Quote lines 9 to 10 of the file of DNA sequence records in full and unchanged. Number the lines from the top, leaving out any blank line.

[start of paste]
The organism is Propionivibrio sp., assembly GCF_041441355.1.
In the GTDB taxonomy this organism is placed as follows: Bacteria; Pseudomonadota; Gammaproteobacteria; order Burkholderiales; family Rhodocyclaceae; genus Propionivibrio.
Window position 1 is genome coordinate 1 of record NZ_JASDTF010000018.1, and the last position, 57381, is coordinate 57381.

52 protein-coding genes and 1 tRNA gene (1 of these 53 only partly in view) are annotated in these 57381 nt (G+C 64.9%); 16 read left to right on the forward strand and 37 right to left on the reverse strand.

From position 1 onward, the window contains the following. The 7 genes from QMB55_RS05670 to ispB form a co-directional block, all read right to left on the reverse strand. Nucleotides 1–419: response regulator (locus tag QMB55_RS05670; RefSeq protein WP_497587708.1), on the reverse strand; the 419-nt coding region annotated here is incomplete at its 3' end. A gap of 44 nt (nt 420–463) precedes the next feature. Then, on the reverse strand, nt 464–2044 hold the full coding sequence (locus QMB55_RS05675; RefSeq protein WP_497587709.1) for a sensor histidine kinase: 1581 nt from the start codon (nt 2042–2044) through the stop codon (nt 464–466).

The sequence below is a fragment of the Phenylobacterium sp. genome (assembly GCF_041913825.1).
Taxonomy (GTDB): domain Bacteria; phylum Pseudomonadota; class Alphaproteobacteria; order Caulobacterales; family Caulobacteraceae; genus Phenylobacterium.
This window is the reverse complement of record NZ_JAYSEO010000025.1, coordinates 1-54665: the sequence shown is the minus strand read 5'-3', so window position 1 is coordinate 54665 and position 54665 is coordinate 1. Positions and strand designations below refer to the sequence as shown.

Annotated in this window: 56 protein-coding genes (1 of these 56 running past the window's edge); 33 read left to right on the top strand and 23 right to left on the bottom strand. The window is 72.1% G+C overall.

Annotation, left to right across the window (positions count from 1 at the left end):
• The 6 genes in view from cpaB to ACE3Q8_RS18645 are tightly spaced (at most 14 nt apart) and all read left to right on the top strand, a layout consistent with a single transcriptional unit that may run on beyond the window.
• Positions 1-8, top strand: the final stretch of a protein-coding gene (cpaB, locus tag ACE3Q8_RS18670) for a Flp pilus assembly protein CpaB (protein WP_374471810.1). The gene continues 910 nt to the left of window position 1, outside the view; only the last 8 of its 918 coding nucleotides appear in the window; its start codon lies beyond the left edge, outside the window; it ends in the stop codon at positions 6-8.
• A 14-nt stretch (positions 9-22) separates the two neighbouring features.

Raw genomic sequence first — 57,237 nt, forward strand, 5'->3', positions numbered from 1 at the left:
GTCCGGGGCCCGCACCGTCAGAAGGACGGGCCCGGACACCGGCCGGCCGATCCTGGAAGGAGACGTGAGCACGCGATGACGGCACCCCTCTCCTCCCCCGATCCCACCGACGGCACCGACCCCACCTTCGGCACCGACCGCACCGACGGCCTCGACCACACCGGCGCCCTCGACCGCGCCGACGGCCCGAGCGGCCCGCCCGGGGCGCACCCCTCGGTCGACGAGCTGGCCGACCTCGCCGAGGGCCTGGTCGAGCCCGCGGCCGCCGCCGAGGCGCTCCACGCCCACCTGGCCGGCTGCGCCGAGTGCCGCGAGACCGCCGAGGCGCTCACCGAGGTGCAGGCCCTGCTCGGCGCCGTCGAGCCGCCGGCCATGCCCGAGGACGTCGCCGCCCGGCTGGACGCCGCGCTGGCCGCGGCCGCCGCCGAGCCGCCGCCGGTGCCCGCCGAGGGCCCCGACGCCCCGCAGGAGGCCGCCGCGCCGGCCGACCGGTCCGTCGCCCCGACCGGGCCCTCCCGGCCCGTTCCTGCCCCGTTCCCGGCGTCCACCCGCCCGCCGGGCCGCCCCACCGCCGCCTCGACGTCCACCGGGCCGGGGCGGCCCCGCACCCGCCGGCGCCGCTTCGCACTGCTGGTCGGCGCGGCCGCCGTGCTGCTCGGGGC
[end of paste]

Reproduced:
Annotated in this window: 56 protein-coding genes (1 of these 56 running past the window's edge); 33 read left to right on the top strand and 23 right to left on the bottom strand. The window is 72.1% G+C overall.

Annotation, left to right across the window (positions count from 1 at the left end):